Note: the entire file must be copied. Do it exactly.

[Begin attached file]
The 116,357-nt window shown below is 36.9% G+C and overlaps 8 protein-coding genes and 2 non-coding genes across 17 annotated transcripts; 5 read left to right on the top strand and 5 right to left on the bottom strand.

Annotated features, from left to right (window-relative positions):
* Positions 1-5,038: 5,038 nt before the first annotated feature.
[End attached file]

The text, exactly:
The 116,357-nt window shown below is 36.9% G+C and overlaps 8 protein-coding genes and 2 non-coding genes across 17 annotated transcripts; 5 read left to right on the top strand and 5 right to left on the bottom strand.

Annotated features, from left to right (window-relative positions):
* Positions 1-5,038: 5,038 nt before the first annotated feature.